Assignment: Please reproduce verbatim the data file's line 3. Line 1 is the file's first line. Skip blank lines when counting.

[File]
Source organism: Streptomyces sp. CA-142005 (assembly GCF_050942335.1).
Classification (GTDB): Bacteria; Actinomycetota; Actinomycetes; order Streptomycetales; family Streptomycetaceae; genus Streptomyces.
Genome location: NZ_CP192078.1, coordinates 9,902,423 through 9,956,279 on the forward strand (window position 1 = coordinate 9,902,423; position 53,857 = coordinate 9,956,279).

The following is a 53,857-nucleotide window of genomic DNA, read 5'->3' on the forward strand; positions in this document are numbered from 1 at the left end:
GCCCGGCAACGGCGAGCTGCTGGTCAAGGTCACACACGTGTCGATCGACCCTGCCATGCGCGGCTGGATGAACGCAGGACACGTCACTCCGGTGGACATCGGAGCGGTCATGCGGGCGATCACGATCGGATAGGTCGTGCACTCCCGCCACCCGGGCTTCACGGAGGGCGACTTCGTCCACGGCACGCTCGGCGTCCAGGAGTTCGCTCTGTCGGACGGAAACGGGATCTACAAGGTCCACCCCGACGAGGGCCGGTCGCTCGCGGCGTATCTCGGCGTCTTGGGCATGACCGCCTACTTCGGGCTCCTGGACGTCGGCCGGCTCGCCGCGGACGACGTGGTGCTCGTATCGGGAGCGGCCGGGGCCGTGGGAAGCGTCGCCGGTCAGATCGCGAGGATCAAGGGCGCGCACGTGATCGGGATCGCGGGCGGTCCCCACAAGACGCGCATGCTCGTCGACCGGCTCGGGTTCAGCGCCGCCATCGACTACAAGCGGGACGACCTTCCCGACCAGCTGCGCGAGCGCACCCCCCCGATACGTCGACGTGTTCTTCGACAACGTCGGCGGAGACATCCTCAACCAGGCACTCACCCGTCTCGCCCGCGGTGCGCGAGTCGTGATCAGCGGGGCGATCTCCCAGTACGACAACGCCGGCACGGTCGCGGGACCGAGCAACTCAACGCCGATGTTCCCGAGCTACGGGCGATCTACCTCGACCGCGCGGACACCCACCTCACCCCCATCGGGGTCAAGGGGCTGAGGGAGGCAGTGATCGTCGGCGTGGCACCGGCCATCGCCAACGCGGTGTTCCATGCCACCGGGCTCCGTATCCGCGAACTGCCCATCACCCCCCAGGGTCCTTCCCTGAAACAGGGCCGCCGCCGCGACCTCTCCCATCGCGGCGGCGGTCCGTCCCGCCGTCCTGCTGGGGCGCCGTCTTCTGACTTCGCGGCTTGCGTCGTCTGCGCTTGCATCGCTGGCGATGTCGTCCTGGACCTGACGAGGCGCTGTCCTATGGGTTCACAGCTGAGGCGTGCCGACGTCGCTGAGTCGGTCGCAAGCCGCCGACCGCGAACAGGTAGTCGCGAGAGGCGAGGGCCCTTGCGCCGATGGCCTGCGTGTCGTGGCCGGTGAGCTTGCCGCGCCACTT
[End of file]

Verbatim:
Genome location: NZ_CP192078.1, coordinates 9,902,423 through 9,956,279 on the forward strand (window position 1 = coordinate 9,902,423; position 53,857 = coordinate 9,956,279).